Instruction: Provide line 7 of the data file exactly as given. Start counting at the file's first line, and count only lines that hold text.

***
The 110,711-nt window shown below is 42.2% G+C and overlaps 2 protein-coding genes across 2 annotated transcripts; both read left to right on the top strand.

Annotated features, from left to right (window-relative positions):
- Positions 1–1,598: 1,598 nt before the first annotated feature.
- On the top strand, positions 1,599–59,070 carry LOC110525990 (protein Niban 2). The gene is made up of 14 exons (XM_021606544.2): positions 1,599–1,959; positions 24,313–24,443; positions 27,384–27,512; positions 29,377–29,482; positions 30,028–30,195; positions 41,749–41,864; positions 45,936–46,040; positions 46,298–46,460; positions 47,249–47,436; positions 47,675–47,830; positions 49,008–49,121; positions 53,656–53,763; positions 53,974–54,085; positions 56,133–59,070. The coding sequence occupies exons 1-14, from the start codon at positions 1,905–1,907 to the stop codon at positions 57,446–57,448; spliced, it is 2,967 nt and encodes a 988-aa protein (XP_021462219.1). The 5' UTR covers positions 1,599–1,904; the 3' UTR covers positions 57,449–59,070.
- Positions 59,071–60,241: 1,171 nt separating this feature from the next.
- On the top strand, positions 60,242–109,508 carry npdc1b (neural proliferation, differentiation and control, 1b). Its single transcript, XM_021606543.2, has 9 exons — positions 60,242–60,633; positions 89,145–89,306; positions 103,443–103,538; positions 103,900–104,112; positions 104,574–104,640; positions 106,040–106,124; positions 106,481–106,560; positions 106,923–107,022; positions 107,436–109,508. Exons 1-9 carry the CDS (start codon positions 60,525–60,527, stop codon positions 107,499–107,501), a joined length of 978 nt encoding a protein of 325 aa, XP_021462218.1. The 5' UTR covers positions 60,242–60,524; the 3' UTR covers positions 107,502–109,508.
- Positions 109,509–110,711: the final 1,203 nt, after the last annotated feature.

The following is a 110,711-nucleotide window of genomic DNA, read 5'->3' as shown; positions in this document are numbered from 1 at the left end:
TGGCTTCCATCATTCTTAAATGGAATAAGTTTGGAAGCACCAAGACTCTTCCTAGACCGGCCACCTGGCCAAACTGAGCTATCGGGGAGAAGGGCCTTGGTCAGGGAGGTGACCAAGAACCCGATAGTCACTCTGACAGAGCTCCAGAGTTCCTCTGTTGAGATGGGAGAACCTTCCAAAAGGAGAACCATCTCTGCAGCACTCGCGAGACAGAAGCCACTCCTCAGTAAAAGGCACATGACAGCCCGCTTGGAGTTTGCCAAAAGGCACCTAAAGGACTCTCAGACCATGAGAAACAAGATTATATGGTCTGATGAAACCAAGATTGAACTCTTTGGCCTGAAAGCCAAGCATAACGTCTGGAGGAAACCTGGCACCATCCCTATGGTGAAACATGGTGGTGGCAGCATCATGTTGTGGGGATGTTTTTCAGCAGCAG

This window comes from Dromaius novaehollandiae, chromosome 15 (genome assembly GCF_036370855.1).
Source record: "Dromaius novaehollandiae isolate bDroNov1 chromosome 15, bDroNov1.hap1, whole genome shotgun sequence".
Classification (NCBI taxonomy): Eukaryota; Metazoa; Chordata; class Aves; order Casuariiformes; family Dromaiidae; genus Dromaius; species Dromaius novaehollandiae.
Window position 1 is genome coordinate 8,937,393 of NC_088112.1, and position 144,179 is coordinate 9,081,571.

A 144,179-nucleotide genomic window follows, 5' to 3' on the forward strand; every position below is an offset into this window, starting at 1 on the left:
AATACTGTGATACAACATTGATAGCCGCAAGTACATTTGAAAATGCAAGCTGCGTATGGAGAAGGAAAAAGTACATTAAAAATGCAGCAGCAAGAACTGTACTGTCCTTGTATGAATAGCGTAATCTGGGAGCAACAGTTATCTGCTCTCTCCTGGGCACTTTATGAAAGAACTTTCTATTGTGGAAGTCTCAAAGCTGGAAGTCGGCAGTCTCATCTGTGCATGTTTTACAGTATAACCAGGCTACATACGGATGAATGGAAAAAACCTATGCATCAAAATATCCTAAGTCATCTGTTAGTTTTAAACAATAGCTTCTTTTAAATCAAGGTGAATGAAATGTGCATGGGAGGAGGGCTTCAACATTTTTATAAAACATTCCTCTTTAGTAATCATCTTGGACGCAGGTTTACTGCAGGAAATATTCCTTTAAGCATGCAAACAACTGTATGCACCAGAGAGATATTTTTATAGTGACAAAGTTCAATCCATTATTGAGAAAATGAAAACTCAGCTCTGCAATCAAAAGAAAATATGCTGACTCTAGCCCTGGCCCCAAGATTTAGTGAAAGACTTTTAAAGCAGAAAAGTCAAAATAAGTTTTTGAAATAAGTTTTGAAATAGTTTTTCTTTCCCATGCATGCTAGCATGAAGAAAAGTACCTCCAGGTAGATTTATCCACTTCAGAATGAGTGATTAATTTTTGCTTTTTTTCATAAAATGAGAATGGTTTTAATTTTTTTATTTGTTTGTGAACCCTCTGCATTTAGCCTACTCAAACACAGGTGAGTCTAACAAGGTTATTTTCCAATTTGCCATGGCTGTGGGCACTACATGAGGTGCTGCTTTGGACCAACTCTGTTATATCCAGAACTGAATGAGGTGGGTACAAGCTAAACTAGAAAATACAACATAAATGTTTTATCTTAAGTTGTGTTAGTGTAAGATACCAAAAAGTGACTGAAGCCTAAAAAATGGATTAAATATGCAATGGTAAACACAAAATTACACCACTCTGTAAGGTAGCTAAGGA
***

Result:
- Positions 109,509–110,711: the final 1,203 nt, after the last annotated feature.